The research did not at first focus on the 'outside-in' question, says Dr. Lucchinetti. Instead, the team initially wondered what tissue changes in the cortex of MS patients gave rise to indicators of cortical damage. For the last several years, researchers knew from MRI studies that the cortex was damaged very early after onset of MS, and they knew from autopsy studies that the cortex was demyelinated, as was white matter. What researchers were unable to determine, until completion of the present study, was whether findings at autopsy (usually after 30-50 years of disease) accurately reflected the indicators of cortical damage from MRI images taken after only a few months of disease. In autopsy MS tissues, cortical lesions show demyelination, but without inflammation-raising the possibility that MS cortex degenerates due to intrinsic tissue defects. Such a process would not be treatable by current MS therapies and could not be explained by present concepts of the causes of MS.
Drs. Lucchinetti and Ransohoff determined to see if early-MS cortical lesions were, or were not, inflammatory. To do so, they studied the Mayo resource of white-matter biopsies taken largely from patients with suspected tumors, but eventually proving to have MS. About one-fourth of the biopsies also included tiny fragments of cortex, which formed the focus of study. The primary question was quickly answered: cortical demyelinating lesions of early-MS patients resembled those found at autopsy in every way but one -- the early lesions were highly inflammatory. These findings were reassuring because they indicated that treatments targeting inflammation in the disease may ameliorate MS effects on both the cortex as well as the white matter.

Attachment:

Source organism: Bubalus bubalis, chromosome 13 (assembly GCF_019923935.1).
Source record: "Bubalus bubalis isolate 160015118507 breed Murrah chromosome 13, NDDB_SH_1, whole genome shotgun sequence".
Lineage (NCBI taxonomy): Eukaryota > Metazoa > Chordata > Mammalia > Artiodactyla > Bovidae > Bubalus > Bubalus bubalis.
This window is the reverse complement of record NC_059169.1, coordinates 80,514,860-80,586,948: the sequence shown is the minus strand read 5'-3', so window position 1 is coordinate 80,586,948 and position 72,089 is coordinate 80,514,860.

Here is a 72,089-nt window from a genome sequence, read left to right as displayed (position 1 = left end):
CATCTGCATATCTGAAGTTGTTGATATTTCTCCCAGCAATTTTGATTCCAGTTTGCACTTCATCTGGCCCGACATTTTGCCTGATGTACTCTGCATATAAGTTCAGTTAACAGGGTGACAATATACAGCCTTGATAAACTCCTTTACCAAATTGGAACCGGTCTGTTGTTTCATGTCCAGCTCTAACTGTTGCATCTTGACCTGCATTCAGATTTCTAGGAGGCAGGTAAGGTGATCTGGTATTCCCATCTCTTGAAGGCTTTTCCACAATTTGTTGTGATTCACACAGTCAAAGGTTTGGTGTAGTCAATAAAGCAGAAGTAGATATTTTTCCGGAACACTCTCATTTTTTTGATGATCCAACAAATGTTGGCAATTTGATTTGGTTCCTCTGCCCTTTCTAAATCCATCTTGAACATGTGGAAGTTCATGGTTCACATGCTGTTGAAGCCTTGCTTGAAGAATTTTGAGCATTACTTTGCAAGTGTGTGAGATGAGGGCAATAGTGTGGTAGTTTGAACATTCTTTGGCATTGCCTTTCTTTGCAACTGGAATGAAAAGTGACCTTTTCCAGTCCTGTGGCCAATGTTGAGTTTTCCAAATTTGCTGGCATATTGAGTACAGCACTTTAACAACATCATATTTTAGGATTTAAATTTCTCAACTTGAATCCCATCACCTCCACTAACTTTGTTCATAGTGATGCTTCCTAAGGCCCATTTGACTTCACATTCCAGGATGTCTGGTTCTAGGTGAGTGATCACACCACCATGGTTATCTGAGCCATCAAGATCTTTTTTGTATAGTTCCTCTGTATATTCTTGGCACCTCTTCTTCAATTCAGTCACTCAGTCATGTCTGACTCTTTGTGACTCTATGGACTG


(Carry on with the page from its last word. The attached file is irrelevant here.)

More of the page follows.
While investigating the cortical changes in the biopsies, researchers were struck by the high frequency of cortical demyelinating lesions. Furthermore, in the white matter biopsies, which contained miniscule cortical fragments, about 20% showed inflammatory demyelination was contained entirely in the cortex.
Researchers also noted inflammation was present in the meninges, the protective membranes that cover the surface of the brain and demarcate the subarachnoid space. Meningeal inflammation and cortical demyelination were highly-associated. Looking at implications of their data, Drs. Lucchinetti and Ransohoff could weave together a proposed pathway for lesion initiation, along with known experimental data from MS animal models, and term this pathway the "outside-in" theory. The research findings also lend urgency to efforts to use MRI to "see" more deeply into the cortical lesions of MS, particularly given that cortical damage is an important correlate of progressive disability and cognitive dysfunction in MS.
This study was funded by the National MS Society's MS Lesion Project, led by Dr. Lucchinetti, as well as the National Institutes of Health.
Other Mayo Clinic study authors include: Bogdan Popescu, M.D.; Reem Bunyan, M.D.; Shanu Roemer, M.D.; Joseph Parisi, M.D.; Bernd Scheithauer, M.D.; Caterina Giannini, M.D.; Stephen Weigand, M.S.; Jay Mandrekar, Ph.D.
Additional authors included Hans Lassmann, M.D. from the Center for Brain Research, Medical University of Vienna, Austria; Wolfgang Bruck, M.D. from the Department of Neuropathology, University Medical Center and Institute for MS Research in Gottingen, Germany; and Natalia Moll, M.D, Ph.D. from the Neuroinflammation Research Center and Department of Neurosciences Lerner Research Institute, Cleveland Clinic.